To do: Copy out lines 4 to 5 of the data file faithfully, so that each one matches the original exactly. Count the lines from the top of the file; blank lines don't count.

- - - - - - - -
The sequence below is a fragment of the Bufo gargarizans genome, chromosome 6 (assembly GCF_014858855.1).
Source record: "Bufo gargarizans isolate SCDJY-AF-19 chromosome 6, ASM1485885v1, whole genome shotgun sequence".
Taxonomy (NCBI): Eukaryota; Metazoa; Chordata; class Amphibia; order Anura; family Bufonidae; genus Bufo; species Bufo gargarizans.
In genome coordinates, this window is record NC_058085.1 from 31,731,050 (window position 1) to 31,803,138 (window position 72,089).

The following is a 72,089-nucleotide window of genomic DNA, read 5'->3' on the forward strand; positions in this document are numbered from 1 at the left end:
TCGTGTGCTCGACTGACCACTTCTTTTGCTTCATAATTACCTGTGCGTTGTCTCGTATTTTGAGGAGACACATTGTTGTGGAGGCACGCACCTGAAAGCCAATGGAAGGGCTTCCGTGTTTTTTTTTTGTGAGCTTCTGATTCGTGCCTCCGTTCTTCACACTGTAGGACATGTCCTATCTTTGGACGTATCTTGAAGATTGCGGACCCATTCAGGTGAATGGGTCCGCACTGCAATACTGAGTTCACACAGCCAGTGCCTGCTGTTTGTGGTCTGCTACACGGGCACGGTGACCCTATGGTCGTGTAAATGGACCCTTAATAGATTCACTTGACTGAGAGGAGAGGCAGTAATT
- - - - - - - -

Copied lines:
In genome coordinates, this window is record NC_058085.1 from 31,731,050 (window position 1) to 31,803,138 (window position 72,089).

The following is a 72,089-nucleotide window of genomic DNA, read 5'->3' on the forward strand; positions in this document are numbered from 1 at the left end: